For enterprises concerned about potential malware issues when switching to VDI-based networks, vendors have stepped in with products that could solve such issues. One VDI security concept that has gained in popularity in recent years is known as agentless security. Developed by Trend Micro and since adopted by VMware, McAfee and others, this new concept takes a two-pronged approach. First, Trend Micro developed something known as vShield Endpoint, which allows traditional security functions to be offloaded in a separate appliance, enabling better performance within each VM on a given network. Second, and in conjunction with vShield Endpoint, Trend Micro developed its Deep Security framework, which is basically the virtualized environment that allows the vShield Endpoint appliance to communicate with other VMs. When traditional security mechanisms don't seem to measure up in terms of performance, malware detection and malware propagation, system admins may find it worth their time to research vendor products to supplement their virtual deployments.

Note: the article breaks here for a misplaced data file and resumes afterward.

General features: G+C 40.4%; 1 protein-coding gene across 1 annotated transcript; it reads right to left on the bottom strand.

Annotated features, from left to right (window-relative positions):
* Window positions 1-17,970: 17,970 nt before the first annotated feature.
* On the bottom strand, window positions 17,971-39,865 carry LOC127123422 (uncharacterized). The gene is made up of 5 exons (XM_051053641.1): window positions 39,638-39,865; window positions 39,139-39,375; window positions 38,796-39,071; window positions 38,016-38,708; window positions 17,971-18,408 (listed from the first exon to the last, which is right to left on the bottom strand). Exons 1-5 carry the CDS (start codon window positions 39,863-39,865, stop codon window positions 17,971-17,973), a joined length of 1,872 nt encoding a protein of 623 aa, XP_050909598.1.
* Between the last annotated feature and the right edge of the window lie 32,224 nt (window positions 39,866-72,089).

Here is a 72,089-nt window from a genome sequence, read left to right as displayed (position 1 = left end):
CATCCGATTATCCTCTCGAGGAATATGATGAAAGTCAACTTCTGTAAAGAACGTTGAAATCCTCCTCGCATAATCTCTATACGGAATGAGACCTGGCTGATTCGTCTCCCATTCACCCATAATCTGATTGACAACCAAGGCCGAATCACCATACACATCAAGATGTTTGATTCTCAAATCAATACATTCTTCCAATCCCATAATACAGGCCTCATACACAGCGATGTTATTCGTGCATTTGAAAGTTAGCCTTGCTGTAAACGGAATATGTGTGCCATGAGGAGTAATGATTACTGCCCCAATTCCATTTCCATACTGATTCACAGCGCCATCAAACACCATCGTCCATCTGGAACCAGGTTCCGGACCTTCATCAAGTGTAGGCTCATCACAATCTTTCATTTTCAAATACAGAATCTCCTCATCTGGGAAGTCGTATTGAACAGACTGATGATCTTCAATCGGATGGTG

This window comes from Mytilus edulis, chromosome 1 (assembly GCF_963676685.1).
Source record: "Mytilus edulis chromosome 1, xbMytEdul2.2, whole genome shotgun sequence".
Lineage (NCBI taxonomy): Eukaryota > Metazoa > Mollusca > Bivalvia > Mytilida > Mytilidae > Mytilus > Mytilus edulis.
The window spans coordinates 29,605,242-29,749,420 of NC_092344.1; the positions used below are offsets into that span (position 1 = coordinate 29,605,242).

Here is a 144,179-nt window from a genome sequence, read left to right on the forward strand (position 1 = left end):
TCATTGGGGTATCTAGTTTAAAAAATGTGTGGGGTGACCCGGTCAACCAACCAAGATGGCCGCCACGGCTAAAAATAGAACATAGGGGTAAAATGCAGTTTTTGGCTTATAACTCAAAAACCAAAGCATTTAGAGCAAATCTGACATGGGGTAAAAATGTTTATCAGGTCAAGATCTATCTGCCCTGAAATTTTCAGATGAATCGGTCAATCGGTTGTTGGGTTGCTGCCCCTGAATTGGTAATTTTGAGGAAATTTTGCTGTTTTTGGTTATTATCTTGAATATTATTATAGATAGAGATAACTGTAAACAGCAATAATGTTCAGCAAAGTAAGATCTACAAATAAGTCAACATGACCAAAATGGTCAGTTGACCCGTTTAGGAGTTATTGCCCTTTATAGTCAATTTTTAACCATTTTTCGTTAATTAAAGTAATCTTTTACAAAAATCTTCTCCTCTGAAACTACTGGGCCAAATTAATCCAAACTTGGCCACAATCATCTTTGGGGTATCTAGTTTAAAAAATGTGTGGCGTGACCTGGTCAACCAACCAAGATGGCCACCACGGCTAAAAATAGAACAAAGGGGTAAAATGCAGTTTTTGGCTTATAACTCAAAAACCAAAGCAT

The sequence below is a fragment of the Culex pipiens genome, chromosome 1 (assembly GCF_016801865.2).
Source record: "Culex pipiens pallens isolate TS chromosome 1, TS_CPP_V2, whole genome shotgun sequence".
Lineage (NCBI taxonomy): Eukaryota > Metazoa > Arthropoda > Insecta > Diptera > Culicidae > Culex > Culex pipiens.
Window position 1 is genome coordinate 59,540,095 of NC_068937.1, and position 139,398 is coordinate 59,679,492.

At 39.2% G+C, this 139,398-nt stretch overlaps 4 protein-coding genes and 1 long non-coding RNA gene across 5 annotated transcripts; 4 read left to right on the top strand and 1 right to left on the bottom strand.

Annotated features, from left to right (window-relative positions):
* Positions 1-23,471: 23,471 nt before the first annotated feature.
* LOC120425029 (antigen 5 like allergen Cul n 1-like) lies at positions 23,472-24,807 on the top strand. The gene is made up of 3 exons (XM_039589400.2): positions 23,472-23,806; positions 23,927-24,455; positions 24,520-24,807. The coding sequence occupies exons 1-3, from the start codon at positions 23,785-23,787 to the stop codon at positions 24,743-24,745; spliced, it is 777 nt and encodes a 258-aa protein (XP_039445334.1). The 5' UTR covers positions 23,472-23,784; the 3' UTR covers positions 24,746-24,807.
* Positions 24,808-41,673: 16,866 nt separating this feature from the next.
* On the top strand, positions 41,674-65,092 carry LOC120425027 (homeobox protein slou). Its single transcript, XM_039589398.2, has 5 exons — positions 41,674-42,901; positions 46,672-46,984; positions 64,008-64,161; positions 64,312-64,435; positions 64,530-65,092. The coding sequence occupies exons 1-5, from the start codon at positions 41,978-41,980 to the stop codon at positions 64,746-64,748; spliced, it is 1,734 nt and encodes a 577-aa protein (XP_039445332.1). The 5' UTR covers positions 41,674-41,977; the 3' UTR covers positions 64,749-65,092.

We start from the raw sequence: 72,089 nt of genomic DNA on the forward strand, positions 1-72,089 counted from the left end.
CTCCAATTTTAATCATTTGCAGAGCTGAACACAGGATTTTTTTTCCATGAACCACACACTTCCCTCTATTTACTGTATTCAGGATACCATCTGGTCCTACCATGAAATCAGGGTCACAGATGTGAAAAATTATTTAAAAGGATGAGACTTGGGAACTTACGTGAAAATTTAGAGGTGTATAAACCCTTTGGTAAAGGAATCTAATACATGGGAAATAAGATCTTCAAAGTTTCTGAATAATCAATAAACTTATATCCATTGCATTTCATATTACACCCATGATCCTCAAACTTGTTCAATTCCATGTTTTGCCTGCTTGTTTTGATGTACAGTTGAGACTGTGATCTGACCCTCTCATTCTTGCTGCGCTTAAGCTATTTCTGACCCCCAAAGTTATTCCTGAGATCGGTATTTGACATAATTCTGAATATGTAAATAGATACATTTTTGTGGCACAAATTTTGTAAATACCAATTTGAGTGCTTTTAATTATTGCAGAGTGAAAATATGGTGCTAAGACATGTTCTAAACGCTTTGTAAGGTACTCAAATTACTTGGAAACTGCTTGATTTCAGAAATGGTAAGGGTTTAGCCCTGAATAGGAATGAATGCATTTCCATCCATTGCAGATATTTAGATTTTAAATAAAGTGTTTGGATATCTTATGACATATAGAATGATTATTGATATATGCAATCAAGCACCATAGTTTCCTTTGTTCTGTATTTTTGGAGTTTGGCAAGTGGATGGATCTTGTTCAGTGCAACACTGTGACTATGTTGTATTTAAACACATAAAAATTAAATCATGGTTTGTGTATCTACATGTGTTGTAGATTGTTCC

Positives outweigh negatives

Endpoint virtualization is mostly a harbinger of good tidings for enterprise security. Though challenges with malware persist, VDI-based networks offer system administrators the opportunity to more easily secure and manage user desktops. As long as an organization takes the necessary precautions towards VDI, virtualization can provide a big boost to security efforts.

About the author:
Brad Casey holds a master of science degree in information assurance from the University of Texas at San Antonio and has extensive experience in the areas of penetration testing, public key infrastructure, VoIP and network packet analysis. He is also knowledgeable in the areas of system administration, Active Directory and Windows Server 2008. He spent five years doing security assessment testing in the U.S. Air Force, and in his spare time, you can find him looking at Wireshark captures and playing with various Linux distributions in virtual machines.

This was first published in October 2013